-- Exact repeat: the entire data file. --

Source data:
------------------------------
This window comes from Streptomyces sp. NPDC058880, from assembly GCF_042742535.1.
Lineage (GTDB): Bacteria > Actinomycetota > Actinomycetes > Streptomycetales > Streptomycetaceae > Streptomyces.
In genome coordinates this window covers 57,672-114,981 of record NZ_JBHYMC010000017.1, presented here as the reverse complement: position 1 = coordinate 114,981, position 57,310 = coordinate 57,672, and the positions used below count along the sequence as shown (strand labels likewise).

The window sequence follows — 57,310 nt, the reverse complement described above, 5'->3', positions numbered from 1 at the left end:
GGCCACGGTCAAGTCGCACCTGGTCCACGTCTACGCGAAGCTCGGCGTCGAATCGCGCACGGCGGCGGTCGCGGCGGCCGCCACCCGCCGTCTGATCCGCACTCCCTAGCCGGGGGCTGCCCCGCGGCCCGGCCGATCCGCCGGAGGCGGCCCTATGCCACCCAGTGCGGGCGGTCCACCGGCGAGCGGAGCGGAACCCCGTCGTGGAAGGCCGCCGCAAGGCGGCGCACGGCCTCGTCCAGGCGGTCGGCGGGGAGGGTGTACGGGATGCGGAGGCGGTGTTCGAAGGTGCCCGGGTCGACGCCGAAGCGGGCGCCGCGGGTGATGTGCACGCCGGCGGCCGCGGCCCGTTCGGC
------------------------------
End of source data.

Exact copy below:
This window comes from Streptomyces sp. NPDC058880, from assembly GCF_042742535.1.
Lineage (GTDB): Bacteria > Actinomycetota > Actinomycetes > Streptomycetales > Streptomycetaceae > Streptomyces.
In genome coordinates this window covers 57,672-114,981 of record NZ_JBHYMC010000017.1, presented here as the reverse complement: position 1 = coordinate 114,981, position 57,310 = coordinate 57,672, and the positions used below count along the sequence as shown (strand labels likewise).

The window sequence follows — 57,310 nt, the reverse complement described above, 5'->3', positions numbered from 1 at the left end:
GGCCACGGTCAAGTCGCACCTGGTCCACGTCTACGCGAAGCTCGGCGTCGAATCGCGCACGGCGGCGGTCGCGGCGGCCGCCACCCGCCGTCTGATCCGCACTCCCTAGCCGGGGGCTGCCCCGCGGCCCGGCCGATCCGCCGGAGGCGGCCCTATGCCACCCAGTGCGGGCGGTCCACCGGCGAGCGGAGCGGAACCCCGTCGTGGAAGGCCGCCGCAAGGCGGCGCACGGCCTCGTCCAGGCGGTCGGCGGGGAGGGTGTACGGGATGCGGAGGCGGTGTTCGAAGGTGCCCGGGTCGACGCCGAAGCGGGCGCCGCGGGTGATGTGCACGCCGGCGGCCGCGGCCCGTTCGGC